Host cells for use in the present invention include cultured mammalian cells and fungal cells. In a preferred embodiment strains of the yeast Saccharomyces cerevisiae are used as host cells. Within another preferred embodiment cultured rodent myeloma cells are used as host cells.

Within one embodiment of the present invention, a receptor analog is a PDGF-R analog comprising the amino acid sequence of FIG. 1 (Sequence ID Numbers 1 and 2) from isoleucine, number 29, to methionine, number 441. Within another embodiment a PDGF-R analog comprises the amino acid sequence of FIG. 1 (Sequence ID Numbers 1 and 2) from isoleucine, number 29, to lysine, number 531. Within another embodiment of the invention, a PDGF-R analog comprises the amino acid sequence of FIG. 11 (Sequence ID Numbers 35 and 36) from glutamine, number 24 to glutamic acid, number 524 is secreted. Within yet another embodiment of the invention, a PDGF-R analog comprises the amino acid sequence of FIG. 1 (Sequence ID Numbers 1 and 2) from isoleucine, number 29 to lysine, number 531 and the amino acid sequence of FIG. 11 (Sequence ID Numbers 35 and 36) from glutamine, number 24 to glutamic acid, number 524 is secreted.

PDGF-R analogs produced by the above-disclosed methods may be used, for instance, within a method for determining the presence of human PDGF or an isoform thereof in a biological sample.

A method for determining the presence of human PDGF or an isoform thereof in a biological sample is disclosed and comprises (a) incubating a polypeptide comprising a PDGF receptor analog fused to a dimerizing protein with a biological sample suspected of containing PDGF or an isoform thereof under conditions that allow the formation of receptor/ligand complexes; and (b) detecting the presence of receptor/ligand complexes, and therefrom determining the presence of PDGF or an isoform thereof. Suitable biological samples in this regard include blood, urine, plasma, serum, platelet and other cell lysates, platelet releasates, cell suspensions, cell-conditioned culture media, and chemically or physically separated portions thereof.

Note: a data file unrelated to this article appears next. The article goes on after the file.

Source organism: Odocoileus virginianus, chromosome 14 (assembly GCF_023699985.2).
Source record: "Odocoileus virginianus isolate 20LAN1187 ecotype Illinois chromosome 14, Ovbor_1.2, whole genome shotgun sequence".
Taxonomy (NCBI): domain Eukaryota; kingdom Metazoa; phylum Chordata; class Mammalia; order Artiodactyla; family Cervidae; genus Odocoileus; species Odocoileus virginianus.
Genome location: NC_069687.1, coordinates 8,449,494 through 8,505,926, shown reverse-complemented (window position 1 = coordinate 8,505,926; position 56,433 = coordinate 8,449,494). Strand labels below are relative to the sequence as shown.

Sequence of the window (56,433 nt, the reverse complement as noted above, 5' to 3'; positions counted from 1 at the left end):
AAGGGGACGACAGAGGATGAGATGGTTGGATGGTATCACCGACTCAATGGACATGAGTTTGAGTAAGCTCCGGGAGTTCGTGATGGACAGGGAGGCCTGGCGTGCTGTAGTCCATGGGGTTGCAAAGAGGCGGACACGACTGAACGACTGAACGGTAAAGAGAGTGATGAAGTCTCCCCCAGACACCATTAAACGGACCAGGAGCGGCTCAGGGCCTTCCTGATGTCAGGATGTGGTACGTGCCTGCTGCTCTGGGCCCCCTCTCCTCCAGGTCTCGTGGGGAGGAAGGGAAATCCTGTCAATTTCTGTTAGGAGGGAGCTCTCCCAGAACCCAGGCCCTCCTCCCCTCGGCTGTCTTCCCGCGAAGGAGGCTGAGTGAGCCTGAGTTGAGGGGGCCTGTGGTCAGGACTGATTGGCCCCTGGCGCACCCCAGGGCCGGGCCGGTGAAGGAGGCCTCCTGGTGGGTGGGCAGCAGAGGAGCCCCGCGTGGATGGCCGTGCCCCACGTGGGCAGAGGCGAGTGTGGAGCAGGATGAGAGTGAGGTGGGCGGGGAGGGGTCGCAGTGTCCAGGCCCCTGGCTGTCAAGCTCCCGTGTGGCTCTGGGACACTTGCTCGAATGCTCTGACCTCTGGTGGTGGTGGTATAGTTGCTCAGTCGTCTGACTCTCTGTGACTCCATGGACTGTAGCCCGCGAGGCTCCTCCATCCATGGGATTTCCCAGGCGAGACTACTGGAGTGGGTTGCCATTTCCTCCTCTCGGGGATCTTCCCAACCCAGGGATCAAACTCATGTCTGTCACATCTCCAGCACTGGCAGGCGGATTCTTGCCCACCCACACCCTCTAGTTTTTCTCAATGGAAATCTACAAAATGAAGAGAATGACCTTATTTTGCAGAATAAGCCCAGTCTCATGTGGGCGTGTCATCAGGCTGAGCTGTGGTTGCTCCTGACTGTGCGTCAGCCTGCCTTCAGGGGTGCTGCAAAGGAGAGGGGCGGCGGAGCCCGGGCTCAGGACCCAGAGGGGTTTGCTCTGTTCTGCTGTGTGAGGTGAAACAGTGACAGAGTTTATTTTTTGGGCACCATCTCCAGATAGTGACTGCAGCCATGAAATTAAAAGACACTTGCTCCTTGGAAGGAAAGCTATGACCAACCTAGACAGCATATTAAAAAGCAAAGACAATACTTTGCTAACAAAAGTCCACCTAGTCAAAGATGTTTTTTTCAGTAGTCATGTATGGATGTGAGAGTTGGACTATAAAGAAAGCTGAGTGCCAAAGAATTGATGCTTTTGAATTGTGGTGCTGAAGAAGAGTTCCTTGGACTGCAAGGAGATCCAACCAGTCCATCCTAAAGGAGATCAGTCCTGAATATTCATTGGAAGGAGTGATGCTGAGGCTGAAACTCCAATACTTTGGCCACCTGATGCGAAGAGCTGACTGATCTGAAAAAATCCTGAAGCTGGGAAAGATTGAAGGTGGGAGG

These and other aspects of the present invention will become evident upon reference to the following detailed description and attached drawings.

BRIEF DESCRIPTION OF THE DRAWINGS

FIGS. 1A-1G (Sequence ID Numbers 1 and 2) illustrate the nucleotide sequence of a representative PDGF β-receptor cDNA and the derived amino acid sequence of the primary translation product and corresponds to Sequence ID Number 1). Numbers above the lines refer to the nucleotide sequence; numbers below the lines refer to the amino acid sequence.

FIG. 2 illustrates the construction of pBTL10, pBTL11 and pBTL12.

FIG. 3 illustrates the construction of pCBS22.

FIG. 4 illustrates the construction of pBTL13 and pBTL14.